Here’s what you need to know about “organic” honey…
Well, there isn’t, strictly speaking, a standard for USDA certified organic honey.
Listen to this GD Foodie-Phile segment—I talk about what “organic honey” really means. Then read on for more details.
For honey to be labeled and sold as organic honey in the US, according to the USDA, it must have been produced using the following standards:
- Colonies maintained in a certified program must not be any closer than a four mile radius from any areas where there is a risk of contamination from non-approved chemicals.
- Beehives can only be constructed of natural materials such as wood and metal. Only the outside surfaces of beehives may be painted, and only lead-free paint may be used.
- Plastic frames are not permitted.
- Plastic foundation may be used if it is coated with organic beeswax, and mounted in a wooden frame.
- Materials or chemicals that have not been approved for an organic program may not be used in or around the hives.
- In order for organic certification to be maintained, organic management techniques must be practiced on a continual basis.
- Synthetic, non-approved materials may not be used as bee smoker fuel.
- For hive products to be sold as organic, the colonies that produced the products must have been under continuous organic management and standards for no less than 270 days prior to the harvest of the products.
Organic labeling standards can be found at ams.usda.gov.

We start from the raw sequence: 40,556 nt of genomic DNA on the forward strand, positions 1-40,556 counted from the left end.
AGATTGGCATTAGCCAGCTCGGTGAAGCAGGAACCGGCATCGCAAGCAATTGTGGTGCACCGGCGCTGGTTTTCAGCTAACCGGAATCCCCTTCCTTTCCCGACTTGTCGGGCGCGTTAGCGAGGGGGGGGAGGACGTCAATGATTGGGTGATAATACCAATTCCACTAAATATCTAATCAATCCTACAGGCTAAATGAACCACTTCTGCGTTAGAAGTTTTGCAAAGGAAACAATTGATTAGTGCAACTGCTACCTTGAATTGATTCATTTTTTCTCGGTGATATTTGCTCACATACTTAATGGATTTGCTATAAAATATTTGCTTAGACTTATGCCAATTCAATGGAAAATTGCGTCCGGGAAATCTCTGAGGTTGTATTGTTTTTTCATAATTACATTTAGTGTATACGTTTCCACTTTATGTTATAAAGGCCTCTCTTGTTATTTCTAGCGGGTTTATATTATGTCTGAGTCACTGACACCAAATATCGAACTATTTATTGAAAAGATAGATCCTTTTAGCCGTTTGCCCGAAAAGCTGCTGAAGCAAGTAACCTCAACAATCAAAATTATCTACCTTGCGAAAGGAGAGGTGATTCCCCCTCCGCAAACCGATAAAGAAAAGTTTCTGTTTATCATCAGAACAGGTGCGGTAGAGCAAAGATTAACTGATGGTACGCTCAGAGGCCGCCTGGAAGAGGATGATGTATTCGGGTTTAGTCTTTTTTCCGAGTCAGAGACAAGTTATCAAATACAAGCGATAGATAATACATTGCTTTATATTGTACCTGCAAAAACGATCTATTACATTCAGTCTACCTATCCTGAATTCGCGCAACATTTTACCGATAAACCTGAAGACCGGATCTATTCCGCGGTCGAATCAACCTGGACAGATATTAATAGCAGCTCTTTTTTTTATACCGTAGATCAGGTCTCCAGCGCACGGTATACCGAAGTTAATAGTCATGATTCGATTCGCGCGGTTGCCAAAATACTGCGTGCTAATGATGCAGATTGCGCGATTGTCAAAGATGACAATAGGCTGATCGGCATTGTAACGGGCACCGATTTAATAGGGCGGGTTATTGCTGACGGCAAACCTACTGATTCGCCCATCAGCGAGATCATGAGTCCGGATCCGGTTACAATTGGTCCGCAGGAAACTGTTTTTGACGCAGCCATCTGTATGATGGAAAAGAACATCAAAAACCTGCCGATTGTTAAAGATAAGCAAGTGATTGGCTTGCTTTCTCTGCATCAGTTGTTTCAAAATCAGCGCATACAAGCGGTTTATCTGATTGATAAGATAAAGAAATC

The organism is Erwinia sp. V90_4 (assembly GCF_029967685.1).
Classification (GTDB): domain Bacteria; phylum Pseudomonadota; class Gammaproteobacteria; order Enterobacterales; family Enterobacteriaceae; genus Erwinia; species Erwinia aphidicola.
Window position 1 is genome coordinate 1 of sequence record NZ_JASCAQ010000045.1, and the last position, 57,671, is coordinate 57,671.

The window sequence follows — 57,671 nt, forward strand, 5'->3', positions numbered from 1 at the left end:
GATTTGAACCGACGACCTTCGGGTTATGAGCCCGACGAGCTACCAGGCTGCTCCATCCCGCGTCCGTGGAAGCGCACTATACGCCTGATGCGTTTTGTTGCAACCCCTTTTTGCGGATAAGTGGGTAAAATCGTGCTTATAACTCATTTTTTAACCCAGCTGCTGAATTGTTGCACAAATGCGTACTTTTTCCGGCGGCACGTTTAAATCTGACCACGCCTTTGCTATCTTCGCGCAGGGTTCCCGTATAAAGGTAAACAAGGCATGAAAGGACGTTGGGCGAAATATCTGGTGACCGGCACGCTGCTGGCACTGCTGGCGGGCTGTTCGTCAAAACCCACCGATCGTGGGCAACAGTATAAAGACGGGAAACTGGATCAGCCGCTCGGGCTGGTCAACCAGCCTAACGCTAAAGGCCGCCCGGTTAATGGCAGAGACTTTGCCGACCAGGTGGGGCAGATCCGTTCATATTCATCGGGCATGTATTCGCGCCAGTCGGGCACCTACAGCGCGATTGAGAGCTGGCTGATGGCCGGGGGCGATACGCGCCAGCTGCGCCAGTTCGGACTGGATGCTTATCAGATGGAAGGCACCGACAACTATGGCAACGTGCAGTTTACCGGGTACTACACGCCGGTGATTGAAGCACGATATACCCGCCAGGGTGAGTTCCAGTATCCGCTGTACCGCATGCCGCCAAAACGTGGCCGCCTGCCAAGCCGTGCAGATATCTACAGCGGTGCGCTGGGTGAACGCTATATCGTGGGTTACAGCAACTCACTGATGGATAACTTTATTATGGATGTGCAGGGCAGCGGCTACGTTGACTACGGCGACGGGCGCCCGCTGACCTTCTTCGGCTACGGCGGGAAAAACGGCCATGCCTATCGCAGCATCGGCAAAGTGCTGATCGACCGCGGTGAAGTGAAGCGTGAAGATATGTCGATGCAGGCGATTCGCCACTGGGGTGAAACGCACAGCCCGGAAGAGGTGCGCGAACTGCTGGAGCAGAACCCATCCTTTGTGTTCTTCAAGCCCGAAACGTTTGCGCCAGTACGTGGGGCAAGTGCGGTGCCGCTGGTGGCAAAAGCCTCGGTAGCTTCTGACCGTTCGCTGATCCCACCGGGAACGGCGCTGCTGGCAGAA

There are organizations that are USDA-approved to certify that products can be labeled “organic.” But since there are no standards, it’s possible that some bad actors could use the organic honey label without having the proper certifications and it’s difficult for us to know if this is happening. There are some scary scenarios that have occurred as outlined in this April article in OrganicLife, What’s Your Honey Hiding?
Ok, while we are at it, lets define “raw” honey.
Raw honey is typically understood to mean honey that is
- Nothing added
- Nothing removed
Ideally, buy your honey from a local beekeeper. You can usually find it at a farmer’s market or call your nearby beekeeping association and ask them for beekeepers who sell honey at retail. As an added advantage, local beekeepers are going to have honey with local pollen in it which is reputed to help asthma suffers. You’re also supporting a local business!
Listen to the latest full episode of the Green Divas Radio Show …